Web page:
# Fighting about frequency and randomly generating fitness landscapes

June 22, 2019 8 Comments

A couple of months ago, I was in Cambridge for the Evolution Evolving conference. It was a lot of fun, and it was nice to catch up with some familiar faces and meet some new ones. My favourite talk was Karen Kovaka‘s “Fighting about frequency”. It was an extremely well-delivered talk on the philosophy of science. And it engaged with a topic that has been very important to discussions of my own recent work. Although in my case it is on a much smaller scale than the general phenomenon that Kovaka was concerned with,

Let me first set up my own teacup, before discussing the more general storm.

Recently, I’ve had a number of chances to present my work on computational complexity as an ultimate constraint on evolution. And some questions have repeated again and again after several of the presentations. I want to address one of these persistent questions in this post.

How common are hard fitness landscapes?

This question has come up during review, presentations, and emails (most recently from Jianzhi Zhang’s reading group). I’ve spent some time addressing it in the paper. But it is not a question with a clear answer. So unsurprisingly, my comments have not been clear. Hence, I want to use this post to add some clarity.

Let’s look at the general storm that Kovaka has identified: debates over frequency. Or debates over how typical certain effects are.

Whenever two or more interesting mechanisms or phenomena that are at odds with each other arise in biology, a debate emerges: how frequent is X? Are most cases Y, with X as just an edge case? Do most systems follow Y? Does X matter more? And other similar questions are asked.

Scientists then aggregate themselves into communities that bifurcate around the answers.

You can see this happening to some extent in polls run by Jeremy Fox on controversial ideas in ecology, and by Andrew Hendrey on controversial ideas in evolution. And Kovaka argues that the majority of fights in biology.

Sometimes it feels like these questions could be resolved empirically. But from Kovaka’s study, this is seldom the case. Heated frequency debates are not resolved empirically. In fact, they usually just peter out and fade. In some sense, it can feel in hindsight that these controversites don’t matter.

Let’s look at this in the context of my work on computational complexity.

I introduce the notion of easy landscapes, where the computation is not the limiting constraint, and populations can quickly find local fitness peaks. These describe how biologists have mostly thought about static fitness landscapes. As a contrast, I also define hard landscapes where computational is a limiting constraint and thus populations cannot find a local fitness peak in polynomial time. Within a hard landscape, you can easily resolve the frequency debate: no local peak can be found in polynomial time from most starting points, following any evolutionary dynamic (or any polynomial time algorithm more generally).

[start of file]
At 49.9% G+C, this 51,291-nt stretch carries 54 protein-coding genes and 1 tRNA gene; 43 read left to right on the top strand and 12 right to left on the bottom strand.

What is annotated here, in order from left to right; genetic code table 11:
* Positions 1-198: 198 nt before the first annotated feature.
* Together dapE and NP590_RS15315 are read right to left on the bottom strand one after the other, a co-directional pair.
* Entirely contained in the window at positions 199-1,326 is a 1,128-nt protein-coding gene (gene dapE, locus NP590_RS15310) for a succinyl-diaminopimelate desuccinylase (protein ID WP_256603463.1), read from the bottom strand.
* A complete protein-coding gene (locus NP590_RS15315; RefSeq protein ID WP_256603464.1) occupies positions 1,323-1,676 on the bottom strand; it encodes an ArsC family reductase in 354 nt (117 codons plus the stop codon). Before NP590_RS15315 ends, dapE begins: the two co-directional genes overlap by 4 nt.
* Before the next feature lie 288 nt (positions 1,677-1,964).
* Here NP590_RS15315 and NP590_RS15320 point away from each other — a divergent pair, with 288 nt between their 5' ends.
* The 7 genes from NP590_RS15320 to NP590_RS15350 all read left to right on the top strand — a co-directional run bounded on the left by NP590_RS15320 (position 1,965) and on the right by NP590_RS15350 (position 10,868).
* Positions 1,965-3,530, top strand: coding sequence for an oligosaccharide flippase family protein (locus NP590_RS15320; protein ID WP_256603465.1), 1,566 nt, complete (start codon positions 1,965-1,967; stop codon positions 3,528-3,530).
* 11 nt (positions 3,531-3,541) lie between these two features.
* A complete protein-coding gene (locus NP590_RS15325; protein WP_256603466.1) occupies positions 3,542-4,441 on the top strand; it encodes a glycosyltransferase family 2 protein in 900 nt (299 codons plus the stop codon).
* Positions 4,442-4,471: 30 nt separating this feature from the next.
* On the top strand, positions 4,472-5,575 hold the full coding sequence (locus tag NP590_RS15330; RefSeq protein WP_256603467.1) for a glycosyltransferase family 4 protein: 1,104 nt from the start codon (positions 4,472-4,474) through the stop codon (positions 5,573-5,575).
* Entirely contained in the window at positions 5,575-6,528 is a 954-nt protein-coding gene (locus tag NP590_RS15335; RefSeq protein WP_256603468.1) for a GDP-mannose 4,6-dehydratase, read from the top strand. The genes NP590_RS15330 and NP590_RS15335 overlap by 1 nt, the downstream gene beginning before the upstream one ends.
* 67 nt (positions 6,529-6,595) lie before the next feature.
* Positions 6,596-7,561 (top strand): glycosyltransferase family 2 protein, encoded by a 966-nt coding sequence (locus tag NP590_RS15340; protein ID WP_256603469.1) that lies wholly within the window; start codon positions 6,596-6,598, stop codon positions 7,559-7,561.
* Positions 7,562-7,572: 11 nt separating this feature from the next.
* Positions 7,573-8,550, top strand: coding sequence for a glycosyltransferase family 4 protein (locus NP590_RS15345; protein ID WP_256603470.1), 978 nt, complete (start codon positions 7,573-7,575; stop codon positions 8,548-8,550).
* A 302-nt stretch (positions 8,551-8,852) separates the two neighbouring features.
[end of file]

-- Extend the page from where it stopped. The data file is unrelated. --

To establish this, I carry over several techniques from computer science. Most relevant to this case: worst case analysis.

A big difficulty arises in introducing radically different tools from theoretical computer science into biology. They require a thorough defence that I was hoping to delay until after I could attribute some success to the tools. But a careful reviewer 2 noticed this sleight-of-hand and asked me to mount the defence right away. A defence of worst-case analysis. I’ve know since at least 2014 that I’d have to provide compelling arguments. So before the paper was published, I already mounted a partial defence in the text, and more carefully in appendix D.3.

I’d encourage you to read these if you’re interested, dear reader. But I’ll try to discuss the same content in a slightly different way here.

I don’t reason about randomly generated fitness landscapes or the corresponding probability distributions over fitness landscapes. As such, I show the existence of hard fitness landscapes but I cannot reason about the likelihood of such instances. This is not a bug — it’s a feature. I don’t think it makes sense to talk about random fitness landscapes.

As reviewer 2 noted (and as I incorporated into the final text), this is a cultural difference between theoretical computer science and statistical physics. Since statistical physics provides the currently dominant toolset in evolutionary biology, I have an uphill struggle. But I think that cstheory is in the right here.

Fitness landscapes are huge objects. Hyper-astronomical objects. And although we’ve made some measurements of tiny landscapes or local snapshots of more realistic landscapes, it is conceptually impossible to measure a full fitness landscape exhaustively. They are simply too big.

If we can’t measure even one particular object. How is it reasonable to define a distribution that generates these objects? How would we ever test the reasonableness of this generating distribution?

More importantly, fitness landscapes are particular. A zebra is on a particular fitness landscape that exists due to various physical and biological laws. There isn’t some process that has generated random landscapes and some species ended up on some and some on others.

But these are ontological arguments. Let’s make a pragmatic one.

When people discuss classical fitness landscape results. They often talk about logical properties like the degree of epistasis and size of the landscape — but they seldom explicitly discuss (or change) the sampling distribution. They speak as if the assumed generating distribution is not an assumption, but just ignorance. An ignorance that doesn’t bias the conclusion.

But this isn’t the case for such high dimensional objects. In these cases, randomness gives structure. And that structure is highly dependent on the sampling distribution.